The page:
Why This Matters

  • 34 COLLEGES IN MARYLAND

    According to College Navigator, there are 14 public universities, 19 private non-profit colleges, and one private for-profit institution.

  • $10,130 AVERAGE IN-STATE TUITION & FEES

    For the 2020-21 school year, the average tuition in Maryland was $10,130.

  • $14,940 FINANCIAL AID PER U.S. STUDENT

    According to the College Board, the national average of financial aid received per full-time undergraduate student was $14,940.

Our Research

Our list of the top colleges in Maryland has a wide range of schools, including community colleges, universities, religious schools, liberal art schools, and a Naval Academy school. You’ll also be able to quickly see important details such as how many credits you need to graduate, if the college offers courses in-person or online, and estimated program costs.

Additionally, all the schools on the list are accredited by the Middle States Commission on Higher Education (MSCHE). This is a nonprofit association that evaluates schools in the Mid-Atlantic United States. This accreditation is done by peers and on a voluntary basis to hold the evaluated institutions to the highest level.

We evaluated each program on the basis of flexibility, faculty, course strength, cost, and reputation. Then we calculated the Intelligent Score for each program on a scale from 0 to 100. Our top picks for the best Colleges In Maryland program are affordable, respected, and flexible. (For a more extensive explanation, check out Our Ranking Methodology.)

  • 77 hours to write this article
  • 196 universities and colleges we assessed
  • 213 education programs we compared

The Top 46 Colleges In Maryland

Best Colleges In Maryland
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What You Should Know About Graduating From College in Maryland

As you consider attending school in Maryland, it can help to understand which industries are most prominent in the state. As of October 2020, the top five industries in Maryland are government; trade, transportation and utilities; education and health services; professional and business services; and goods-producing services.

Additionally, to get some inspiration on how you’ll put your degree to use after graduation, it can be beneficial to know which careers are growing the fastest in Maryland. According to CareerOneStop, Maryland’s top five fastest-growing occupations for individuals with a bachelor’s degree are radio and television announcers, dieticians and nutritionists, medical and health service managers, registered nurses, and religious workers.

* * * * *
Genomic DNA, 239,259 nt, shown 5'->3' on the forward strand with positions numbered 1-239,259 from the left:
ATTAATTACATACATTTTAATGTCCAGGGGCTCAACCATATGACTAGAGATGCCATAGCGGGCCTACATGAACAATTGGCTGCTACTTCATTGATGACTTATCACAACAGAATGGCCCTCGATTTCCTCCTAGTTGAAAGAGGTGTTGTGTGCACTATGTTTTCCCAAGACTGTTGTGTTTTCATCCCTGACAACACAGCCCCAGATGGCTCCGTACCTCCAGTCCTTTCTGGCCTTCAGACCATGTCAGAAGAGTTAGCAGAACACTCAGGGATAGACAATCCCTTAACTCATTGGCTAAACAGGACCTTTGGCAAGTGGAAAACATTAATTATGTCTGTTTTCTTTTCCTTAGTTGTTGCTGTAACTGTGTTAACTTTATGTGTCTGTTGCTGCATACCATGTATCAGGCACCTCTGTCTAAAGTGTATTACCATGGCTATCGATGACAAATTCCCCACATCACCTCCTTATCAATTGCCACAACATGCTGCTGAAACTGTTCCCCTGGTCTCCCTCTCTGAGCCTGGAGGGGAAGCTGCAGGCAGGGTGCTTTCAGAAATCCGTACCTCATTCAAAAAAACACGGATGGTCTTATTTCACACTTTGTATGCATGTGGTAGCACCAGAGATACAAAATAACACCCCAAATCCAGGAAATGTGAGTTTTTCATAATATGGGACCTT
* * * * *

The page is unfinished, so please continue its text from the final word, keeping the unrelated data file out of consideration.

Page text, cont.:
Lastly, you may want to get an idea of the major employers in Maryland. Some notable employers to know include the U.S. Social Security Administration, the University of MD Medical Center, NASA Goddard Space Flight Center, Clean Harbors Inc, and Byk Gardner Inc.

What’s Next?

The next step is to understand how you’ll pay for schooling. The average student relies on some form of financial aid to help them pay for their education. To get started, here are three crucial resources:

  • Maryland Higher Education Commission. The MHEC provides students with resources for attending school within the state of Maryland. Some of the most useful links include their financial resources page and the student guide for higher education and financial aid in Maryland.
  • Federal Student Aid (FAFSA). If you plan to apply for federal student loans, you’ll have to do so through Federal Student Aid. Your first step will be to determine if you’re eligible. Next, you’ll want to start the FAFSA application process.
  • CareerOneStop. CareerOneStop is a single resource for students who wish to find out more information about state-specific scholarships, grants, and loans. This website lets visitors search by state and degree type. You’ll find important information about application deadlines, specific qualifications required, and contact information.